Presenter Information

Kassandra L. Boshae, UofMFollow

Presentation Type

Presentation

Faculty Mentor’s Full Name

Philippe Diaz

Faculty Mentor’s Department

Biomedical and Pharmaceutical Sciences

Abstract

Retinoic acid (atRA) is used throughout the body as a signaling molecule, and is important in cellular differentiation for many different cell types. atRA is a product of the retinol metabolism pathway. atRA is generally produced within cells by conversion of Retinol (ROL) into Retinaldehyde (RAL). RAL is then either irreversibly converted to atRA or is converted back to ROL via aldo-keto-reductase 1B10 (AKR1B10), thereby lowering the concentration of atRA. This makes AKR1B10 an interesting target for therapies and treatments for many different diseases and conditions. We hypothesized that natural and synthetic compounds would inhibit AKR1B10 activity and increase concentrations of endogenous atRA. To test this, we performed enzyme kinetic assays and RT-qPCR. Specifically, E. coli were transformed with an AKR1B10 plasmid, ABM-pPB-N-His, under kanamycin selection. To induce AKR1B10 expression, cultures were then treated with 100uM IPTG and FPLC was used to purify AKR1B10 protein. Gel electrophoresis confirmed the purified protein was ~37 kDa. We then evaluated our panel of natural and synthetic compounds for inhibition of AKR1B10 in kinetic studies measuring the conversion of NADPH to NADP+. Additionally, healthy adult keratinocyte monolayers were cultured with our panel of AKR1B10 inhibitors for RT-qPCR analysis of differentiation and proliferation markers including KRT10, Involucrin, Ki67, AKR1B10 and atRA responsive genes including KLK13, STRA6, and NRIP1. Interestingly, AKR1B10 expression was modulated by culture calcium concentration and retinoids, suggesting differentiation-state dependent effects. Together, we have found a small number of compounds that show some promising AKR1B10 inhibition, which would increase endogenous atRA concentrations. Further study is warranted to better understand AKR1B10 expression in the skin and to determine overall efficacy.

Category

Life Sciences

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The Study of AKR1B10 Enzymatic Activity and Expression for Increasing Endogenous all trans-Retinoic Acid in the Skin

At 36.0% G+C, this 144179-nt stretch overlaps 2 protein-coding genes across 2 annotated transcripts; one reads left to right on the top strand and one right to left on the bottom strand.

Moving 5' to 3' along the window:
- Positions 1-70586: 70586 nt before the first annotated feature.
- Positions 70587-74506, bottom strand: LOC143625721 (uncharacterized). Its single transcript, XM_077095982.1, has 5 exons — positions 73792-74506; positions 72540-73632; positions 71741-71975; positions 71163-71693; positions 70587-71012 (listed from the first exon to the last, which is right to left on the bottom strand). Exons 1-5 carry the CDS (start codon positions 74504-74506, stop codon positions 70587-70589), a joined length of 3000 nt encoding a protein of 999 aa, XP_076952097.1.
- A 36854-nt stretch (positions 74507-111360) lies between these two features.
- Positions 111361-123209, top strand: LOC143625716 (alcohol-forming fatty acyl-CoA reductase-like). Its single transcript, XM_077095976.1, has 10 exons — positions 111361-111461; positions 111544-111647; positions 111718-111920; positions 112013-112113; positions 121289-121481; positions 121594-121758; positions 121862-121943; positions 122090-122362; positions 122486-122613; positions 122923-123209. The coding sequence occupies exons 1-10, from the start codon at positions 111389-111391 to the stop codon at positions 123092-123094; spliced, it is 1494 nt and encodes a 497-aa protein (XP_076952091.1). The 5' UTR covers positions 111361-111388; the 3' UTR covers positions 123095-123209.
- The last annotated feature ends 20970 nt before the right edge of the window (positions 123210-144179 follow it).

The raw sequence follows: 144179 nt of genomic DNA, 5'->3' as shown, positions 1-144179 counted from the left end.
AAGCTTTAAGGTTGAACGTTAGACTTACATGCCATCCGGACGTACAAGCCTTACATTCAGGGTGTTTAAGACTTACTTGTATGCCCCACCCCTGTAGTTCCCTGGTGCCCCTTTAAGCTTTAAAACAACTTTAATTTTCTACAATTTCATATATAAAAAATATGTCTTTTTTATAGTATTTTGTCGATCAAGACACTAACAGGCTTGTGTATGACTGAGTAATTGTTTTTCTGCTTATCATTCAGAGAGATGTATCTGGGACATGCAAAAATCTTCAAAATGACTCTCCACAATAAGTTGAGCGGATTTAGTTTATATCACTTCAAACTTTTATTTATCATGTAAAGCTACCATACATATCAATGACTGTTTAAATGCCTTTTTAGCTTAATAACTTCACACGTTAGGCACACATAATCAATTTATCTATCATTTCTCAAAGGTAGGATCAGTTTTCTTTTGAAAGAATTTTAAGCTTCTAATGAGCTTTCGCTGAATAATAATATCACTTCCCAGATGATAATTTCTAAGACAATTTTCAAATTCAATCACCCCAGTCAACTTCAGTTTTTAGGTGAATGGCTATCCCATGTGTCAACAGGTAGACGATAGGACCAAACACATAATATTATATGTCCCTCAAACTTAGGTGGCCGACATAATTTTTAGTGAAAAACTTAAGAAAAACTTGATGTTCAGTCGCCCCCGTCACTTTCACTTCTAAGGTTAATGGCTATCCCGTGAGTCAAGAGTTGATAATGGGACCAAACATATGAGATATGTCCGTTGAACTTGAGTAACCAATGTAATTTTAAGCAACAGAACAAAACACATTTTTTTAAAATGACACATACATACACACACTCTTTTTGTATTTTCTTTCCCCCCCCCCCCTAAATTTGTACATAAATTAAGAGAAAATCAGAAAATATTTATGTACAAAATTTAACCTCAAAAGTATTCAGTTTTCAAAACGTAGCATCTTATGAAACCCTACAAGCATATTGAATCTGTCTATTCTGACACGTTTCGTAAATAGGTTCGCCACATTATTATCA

Retinoic acid (atRA) is used throughout the body as a signaling molecule, and is important in cellular differentiation for many different cell types. atRA is a product of the retinol metabolism pathway. atRA is generally produced within cells by conversion of Retinol (ROL) into Retinaldehyde (RAL). RAL is then either irreversibly converted to atRA or is converted back to ROL via aldo-keto-reductase 1B10 (AKR1B10), thereby lowering the concentration of atRA. This makes AKR1B10 an interesting target for therapies and treatments for many different diseases and conditions. We hypothesized that natural and synthetic compounds would inhibit AKR1B10 activity and increase concentrations of endogenous atRA. To test this, we performed enzyme kinetic assays and RT-qPCR. Specifically, E. coli were transformed with an AKR1B10 plasmid, ABM-pPB-N-His, under kanamycin selection. To induce AKR1B10 expression, cultures were then treated with 100uM IPTG and FPLC was used to purify AKR1B10 protein. Gel electrophoresis confirmed the purified protein was ~37 kDa. We then evaluated our panel of natural and synthetic compounds for inhibition of AKR1B10 in kinetic studies measuring the conversion of NADPH to NADP+. Additionally, healthy adult keratinocyte monolayers were cultured with our panel of AKR1B10 inhibitors for RT-qPCR analysis of differentiation and proliferation markers including KRT10, Involucrin, Ki67, AKR1B10 and atRA responsive genes including KLK13, STRA6, and NRIP1. Interestingly, AKR1B10 expression was modulated by culture calcium concentration and retinoids, suggesting differentiation-state dependent effects. Together, we have found a small number of compounds that show some promising AKR1B10 inhibition, which would increase endogenous atRA concentrations. Further study is warranted to better understand AKR1B10 expression in the skin and to determine overall efficacy.